Trump, Clinton Stream Ahead as Rivals Show Signs of Fading

By Steve Peoples; Ken Thomas | Charleston Gazette Mail, April 25, 2016 | Go to article overview

Trump, Clinton Stream Ahead as Rivals Show Signs of Fading


Steve Peoples; Ken Thomas, Charleston Gazette Mail


PROVIDENCE, R.I. - Hillary Clinton and Donald Trump surged Sunday toward another round of pivotal presidential primaries as their party leaders faced new questions about internal divisions that could complicate their nominees' general election chances. With less than 48 hours before voting began across five Northeastern states, GOP front-runner Donald Trump looked ahead to Tuesday's contests in five states where he's poised to do well and to a foreign policy speech later in the week. Republican challenger Ted Cruz, meanwhile, abandoned the Tuesday states and instead campaigned in Indiana, which votes May 3.

On the Democratic side, underdog Bernie Sanders, meanwhile, faced thousands of voters in Rhode Island, looking to the smallest state in the nation for momentum even as he appeared to soften his attacks on Clinton.

"If Secretary Clinton is the nominee - and we're not giving this thing up, we're going all the way to California - but if she is the nominee, I would hope that she puts together the strongest progressive agenda, Sanders said on ABC's "This Week before courting voters in Rhode Island's capital city.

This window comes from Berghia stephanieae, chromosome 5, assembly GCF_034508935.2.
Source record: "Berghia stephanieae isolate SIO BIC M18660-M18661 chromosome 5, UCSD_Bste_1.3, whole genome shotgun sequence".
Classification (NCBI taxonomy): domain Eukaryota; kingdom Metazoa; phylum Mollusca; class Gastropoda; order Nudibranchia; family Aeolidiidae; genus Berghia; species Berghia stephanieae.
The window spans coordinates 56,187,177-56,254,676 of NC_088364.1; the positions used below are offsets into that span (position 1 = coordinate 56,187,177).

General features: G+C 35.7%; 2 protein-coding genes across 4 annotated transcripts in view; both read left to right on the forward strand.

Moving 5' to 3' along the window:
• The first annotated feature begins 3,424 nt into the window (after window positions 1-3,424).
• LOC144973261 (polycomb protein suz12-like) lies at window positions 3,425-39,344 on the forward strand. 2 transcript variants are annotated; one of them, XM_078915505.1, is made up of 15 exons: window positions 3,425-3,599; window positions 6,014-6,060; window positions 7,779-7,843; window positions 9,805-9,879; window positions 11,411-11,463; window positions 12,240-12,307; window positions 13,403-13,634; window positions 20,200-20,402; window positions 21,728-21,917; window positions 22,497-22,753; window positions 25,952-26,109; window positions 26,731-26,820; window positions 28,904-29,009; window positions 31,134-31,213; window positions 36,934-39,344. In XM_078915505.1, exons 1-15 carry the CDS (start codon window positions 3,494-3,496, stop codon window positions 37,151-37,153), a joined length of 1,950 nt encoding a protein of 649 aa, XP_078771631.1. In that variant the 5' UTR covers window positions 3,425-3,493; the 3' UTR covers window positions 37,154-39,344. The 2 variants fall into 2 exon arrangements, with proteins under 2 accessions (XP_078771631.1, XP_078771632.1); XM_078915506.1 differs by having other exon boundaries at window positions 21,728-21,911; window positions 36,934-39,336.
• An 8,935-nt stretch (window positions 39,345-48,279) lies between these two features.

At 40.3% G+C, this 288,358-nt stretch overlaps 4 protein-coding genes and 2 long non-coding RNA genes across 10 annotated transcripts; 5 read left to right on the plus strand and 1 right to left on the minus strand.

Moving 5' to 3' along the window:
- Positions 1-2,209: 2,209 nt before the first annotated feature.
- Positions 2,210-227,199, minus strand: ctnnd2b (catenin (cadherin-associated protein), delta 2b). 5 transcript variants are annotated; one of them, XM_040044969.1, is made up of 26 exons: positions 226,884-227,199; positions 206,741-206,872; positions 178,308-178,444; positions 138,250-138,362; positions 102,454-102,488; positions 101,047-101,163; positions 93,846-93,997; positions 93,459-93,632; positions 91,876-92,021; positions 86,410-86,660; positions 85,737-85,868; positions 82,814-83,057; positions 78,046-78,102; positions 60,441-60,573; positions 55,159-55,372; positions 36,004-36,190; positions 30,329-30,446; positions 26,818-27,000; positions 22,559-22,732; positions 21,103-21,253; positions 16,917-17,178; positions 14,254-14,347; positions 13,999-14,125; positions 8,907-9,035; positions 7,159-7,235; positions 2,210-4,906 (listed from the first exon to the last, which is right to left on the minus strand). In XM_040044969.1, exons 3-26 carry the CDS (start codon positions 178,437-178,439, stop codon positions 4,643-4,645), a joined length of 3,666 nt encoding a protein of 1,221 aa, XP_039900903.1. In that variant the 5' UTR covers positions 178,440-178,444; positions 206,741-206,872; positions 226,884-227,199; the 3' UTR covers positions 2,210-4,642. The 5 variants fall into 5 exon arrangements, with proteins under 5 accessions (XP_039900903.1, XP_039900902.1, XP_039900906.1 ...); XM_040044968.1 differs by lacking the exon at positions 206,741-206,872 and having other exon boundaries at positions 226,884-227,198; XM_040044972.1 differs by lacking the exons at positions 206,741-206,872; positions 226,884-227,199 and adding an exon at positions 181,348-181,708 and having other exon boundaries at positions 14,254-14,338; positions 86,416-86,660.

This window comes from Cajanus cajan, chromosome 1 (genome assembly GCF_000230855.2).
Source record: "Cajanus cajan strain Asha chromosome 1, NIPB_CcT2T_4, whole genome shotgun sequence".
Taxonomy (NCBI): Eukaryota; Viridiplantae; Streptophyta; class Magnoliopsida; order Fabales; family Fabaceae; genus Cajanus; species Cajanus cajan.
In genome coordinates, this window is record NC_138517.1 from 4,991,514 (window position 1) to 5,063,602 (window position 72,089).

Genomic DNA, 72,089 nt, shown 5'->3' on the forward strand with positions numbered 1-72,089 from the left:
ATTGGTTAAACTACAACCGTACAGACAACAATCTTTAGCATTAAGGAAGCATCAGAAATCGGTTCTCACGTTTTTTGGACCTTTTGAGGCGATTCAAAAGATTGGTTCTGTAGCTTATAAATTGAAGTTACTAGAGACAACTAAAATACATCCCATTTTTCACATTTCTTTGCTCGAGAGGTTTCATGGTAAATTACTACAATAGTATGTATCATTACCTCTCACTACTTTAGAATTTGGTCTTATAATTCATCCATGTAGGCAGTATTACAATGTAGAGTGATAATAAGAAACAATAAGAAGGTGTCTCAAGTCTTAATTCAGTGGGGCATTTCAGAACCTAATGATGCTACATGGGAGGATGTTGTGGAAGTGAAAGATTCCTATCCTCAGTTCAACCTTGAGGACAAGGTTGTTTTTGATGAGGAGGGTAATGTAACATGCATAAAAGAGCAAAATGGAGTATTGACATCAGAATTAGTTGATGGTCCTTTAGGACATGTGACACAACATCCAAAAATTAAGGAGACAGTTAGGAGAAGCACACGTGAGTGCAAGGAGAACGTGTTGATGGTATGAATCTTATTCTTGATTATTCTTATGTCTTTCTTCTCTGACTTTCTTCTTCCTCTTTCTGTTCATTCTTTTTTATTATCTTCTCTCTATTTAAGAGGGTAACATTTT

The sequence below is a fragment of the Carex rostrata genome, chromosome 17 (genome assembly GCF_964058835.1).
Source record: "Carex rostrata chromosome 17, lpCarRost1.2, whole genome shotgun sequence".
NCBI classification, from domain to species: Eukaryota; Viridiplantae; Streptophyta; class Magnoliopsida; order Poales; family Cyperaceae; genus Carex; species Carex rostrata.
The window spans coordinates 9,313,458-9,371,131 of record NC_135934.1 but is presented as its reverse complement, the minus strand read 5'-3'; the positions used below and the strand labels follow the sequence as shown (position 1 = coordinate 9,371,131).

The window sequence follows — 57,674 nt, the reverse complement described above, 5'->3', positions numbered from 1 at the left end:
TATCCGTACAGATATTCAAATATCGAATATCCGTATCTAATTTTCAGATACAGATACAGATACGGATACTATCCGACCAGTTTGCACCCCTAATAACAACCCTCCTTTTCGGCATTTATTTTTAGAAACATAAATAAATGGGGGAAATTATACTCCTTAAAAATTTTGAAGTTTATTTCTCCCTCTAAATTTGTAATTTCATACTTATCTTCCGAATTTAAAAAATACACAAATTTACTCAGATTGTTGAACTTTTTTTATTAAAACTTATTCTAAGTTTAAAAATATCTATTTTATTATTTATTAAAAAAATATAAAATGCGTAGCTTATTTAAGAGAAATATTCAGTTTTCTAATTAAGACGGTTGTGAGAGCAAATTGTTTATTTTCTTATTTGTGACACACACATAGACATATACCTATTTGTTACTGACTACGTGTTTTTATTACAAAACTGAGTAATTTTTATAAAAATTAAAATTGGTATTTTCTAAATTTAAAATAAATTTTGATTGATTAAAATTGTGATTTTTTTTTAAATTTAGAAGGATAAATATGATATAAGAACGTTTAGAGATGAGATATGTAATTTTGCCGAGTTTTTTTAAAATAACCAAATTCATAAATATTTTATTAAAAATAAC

Clinton hoped Tuesday's contests in Rhode Island, Pennsylvania, Connecticut, Maryland and Delaware would mark a turning point in her quest for the Democratic nomination. Victories in four or five states would all but cripple Sanders' White House bid.

The former secretary of state opened her day at a Philadelphia black church ahead of the primary in Pennsylvania, Tuesday's top delegate prize.

"If you will vote for me, I will stand up for you throughout this campaign. I will continue to stand up and fight all the way into the White House, Clinton told parishioners at Triumph Baptist Church in North Philadelphia.

Clinton, emerging stronger after a triumph in last week's New York primary, stood to effectively lock up the nomination on Tuesday. The five states together offer 384 delegates, a trove that would put her only about 200 delegates short of the majority needed to clinch the nomination.

With 172 delegates at stake Tuesday on the Republican side, Trump could take a significant step toward his party's delegate majority with the dominant performance that many polls predict. …

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